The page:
Feng’s 4-under-par 67 Saturday put her out front in Waterloo, Ontario, Canada.
At 15-under 198, Feng is two shots ahead of Wie (68) and Park (65). She’s three ahead of Kerr (65).
Ko soared up the leaderboard Saturday with a 64, the day’s low round, giving her a chance to become the youngest Rolex No. 1 in the history of the women's game. She moved four shots off the lead and needs to win to have a chance to overtake Stacy Lewis as the new No. 1.
Nordqvist (69), seeking to become the first three-time winner this LPGA season, is also four shots back.
Wie kept herself in the hunt despite a rough start. She bogeyed two of the first three holes to fall off the pace but rallied with six birdies and a bogey the rest of the way.
“Quite a shaky start,” Wie told reporters after her round. “I missed a good birdie opportunity on the first hole, and then I kind of duck-hooked it on the second hole and had to take an unplayable. Actually, it was a really good bogey. Then I kind of hooked it on the next hole, hit it in the bunker. So I just couldn't get my tempo right in the beginning, but definitely felt like I finished strong.”
That kind of start might have derailed Wie a year ago, when she ranked No. 100 in the world. With five finishes of fourth place or better this year, including her victory at the Lotte Championship, her first title in four years, Wie’s confidence is high. She joked after the third round that she was more upset about breaking a nail than she was about the early bogeys. She has climbed to No. 10 in the world with the kind of resilience she showed after Saturday’s rough start.
“I’m getting more and more confident,” Wie said. “But it's always a work in progress, because golf is such a finicky game. It's like, one day you're feeling really great, the next day you're not.”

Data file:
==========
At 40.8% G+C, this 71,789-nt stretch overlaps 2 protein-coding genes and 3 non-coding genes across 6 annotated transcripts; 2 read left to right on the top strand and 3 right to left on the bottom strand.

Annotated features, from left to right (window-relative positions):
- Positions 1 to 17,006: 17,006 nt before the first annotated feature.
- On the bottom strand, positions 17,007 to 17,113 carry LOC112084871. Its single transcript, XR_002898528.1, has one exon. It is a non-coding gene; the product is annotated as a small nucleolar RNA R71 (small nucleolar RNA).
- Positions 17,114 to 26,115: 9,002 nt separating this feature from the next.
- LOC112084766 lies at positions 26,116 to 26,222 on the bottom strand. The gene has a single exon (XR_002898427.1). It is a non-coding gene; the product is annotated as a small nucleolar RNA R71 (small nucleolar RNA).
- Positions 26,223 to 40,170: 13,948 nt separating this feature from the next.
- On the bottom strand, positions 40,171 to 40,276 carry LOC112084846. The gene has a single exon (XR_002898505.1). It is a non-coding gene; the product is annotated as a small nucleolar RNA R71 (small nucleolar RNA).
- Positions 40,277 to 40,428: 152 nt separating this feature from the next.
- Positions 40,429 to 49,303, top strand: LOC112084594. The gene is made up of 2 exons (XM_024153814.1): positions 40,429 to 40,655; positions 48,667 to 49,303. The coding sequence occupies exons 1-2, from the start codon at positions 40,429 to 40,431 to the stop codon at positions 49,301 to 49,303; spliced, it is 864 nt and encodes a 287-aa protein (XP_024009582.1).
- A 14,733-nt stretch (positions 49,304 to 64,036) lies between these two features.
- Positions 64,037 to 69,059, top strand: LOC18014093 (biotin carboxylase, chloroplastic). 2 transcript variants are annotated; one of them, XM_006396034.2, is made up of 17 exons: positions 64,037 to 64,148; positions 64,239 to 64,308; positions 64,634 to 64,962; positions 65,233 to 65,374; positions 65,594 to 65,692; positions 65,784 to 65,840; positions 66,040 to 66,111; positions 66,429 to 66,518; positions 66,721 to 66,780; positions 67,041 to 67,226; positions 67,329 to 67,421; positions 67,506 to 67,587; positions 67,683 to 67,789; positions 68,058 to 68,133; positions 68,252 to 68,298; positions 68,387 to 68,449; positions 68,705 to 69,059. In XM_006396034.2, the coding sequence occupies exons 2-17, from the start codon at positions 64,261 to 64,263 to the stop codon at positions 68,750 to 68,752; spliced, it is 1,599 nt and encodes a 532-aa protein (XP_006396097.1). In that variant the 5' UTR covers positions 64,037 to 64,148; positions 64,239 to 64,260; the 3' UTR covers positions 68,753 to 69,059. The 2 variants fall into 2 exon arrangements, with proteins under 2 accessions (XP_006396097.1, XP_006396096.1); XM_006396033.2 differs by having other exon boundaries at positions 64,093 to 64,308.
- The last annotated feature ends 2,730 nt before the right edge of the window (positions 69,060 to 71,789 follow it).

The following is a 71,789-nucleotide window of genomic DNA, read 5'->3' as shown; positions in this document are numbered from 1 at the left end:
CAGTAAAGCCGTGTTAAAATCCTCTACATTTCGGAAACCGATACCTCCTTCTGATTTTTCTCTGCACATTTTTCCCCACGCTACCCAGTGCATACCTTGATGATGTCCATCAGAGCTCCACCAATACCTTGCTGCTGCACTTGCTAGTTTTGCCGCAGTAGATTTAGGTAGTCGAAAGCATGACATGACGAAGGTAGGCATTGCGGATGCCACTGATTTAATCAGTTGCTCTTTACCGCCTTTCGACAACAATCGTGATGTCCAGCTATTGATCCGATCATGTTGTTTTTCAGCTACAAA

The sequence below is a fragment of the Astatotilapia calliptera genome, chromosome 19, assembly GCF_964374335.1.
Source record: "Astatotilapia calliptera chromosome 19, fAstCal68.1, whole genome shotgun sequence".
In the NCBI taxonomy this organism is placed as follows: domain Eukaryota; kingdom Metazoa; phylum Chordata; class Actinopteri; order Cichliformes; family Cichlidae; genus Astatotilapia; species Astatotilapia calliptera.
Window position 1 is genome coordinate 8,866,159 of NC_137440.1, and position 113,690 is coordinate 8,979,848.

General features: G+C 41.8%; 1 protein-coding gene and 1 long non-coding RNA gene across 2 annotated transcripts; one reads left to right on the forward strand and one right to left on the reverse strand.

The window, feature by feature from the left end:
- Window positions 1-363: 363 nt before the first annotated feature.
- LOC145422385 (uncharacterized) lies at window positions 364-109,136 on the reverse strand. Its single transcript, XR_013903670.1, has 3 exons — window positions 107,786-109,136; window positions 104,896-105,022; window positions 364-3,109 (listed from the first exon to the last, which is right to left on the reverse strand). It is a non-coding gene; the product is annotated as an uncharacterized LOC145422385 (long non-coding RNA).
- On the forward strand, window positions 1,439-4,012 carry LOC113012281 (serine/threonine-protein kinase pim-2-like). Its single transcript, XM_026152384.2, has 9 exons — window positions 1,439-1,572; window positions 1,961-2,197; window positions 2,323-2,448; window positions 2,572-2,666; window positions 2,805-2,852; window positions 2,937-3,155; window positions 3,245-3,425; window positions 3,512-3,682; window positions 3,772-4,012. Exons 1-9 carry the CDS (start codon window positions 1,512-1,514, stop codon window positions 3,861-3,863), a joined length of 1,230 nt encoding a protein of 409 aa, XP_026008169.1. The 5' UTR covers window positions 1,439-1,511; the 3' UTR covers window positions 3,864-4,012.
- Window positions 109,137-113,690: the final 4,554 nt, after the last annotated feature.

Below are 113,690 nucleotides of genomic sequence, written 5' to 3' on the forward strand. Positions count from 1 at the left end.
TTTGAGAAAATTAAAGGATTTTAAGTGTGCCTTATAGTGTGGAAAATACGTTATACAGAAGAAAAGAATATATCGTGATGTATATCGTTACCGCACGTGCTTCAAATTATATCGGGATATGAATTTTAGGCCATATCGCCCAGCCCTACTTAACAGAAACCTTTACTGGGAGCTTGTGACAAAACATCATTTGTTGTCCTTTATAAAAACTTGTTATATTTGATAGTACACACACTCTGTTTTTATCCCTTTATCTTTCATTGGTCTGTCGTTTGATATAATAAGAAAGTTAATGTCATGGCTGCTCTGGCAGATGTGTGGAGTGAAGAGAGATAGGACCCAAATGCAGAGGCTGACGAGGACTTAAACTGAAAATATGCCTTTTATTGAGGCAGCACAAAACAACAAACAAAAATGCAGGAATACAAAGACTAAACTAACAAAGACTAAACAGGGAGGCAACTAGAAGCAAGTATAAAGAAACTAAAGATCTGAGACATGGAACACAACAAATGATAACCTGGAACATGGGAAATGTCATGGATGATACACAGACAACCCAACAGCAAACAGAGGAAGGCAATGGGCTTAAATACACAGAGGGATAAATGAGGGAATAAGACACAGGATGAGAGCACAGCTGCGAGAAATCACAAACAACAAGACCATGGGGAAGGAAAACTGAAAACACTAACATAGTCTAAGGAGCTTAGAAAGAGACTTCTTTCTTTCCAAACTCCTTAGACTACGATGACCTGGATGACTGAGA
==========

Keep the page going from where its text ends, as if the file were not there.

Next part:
Feng is looking for her fourth LPGA title.
“I’ve had no pressure this week,” Feng said. “Last year, I missed the cut here, so I came just to have fun.”
Feng, Wie and Park will be in the final group Sunday.
Park got herself in position to claim her first LPGA title since winning the U.S. Women’s Open almost a year ago. She would love to go to Pinehurst No. 2 in eight days to defend her title coming off a victory.
“The first win is always very important, and that would give me a lot of confidence going into the U.S. Open, that's for sure,” Park said. “So, yeah, that's going to help a lot.”
Park saw her 59-week reign atop the Rolex Women’s World Rankings end last week, when Lewis overtook her with a victory at the ShopRite Classic. Park can’t gain her No. 1 ranking back with a victory Sunday, but Rolex world No. 3 Ko can get there.
If Ko wins, and Lewis finishes eighth or worse, Ko will head to the U.S. Women’s Open as the youngest No. 1 in the history of professional golf. Ko's small divisor, with fewer starts than Park, enables her to make the rankings jump to No. 1 with a win.
Lewis starts Sunday tied for 18th, eight shots back.
“You never know what's going to happen,” Ko said.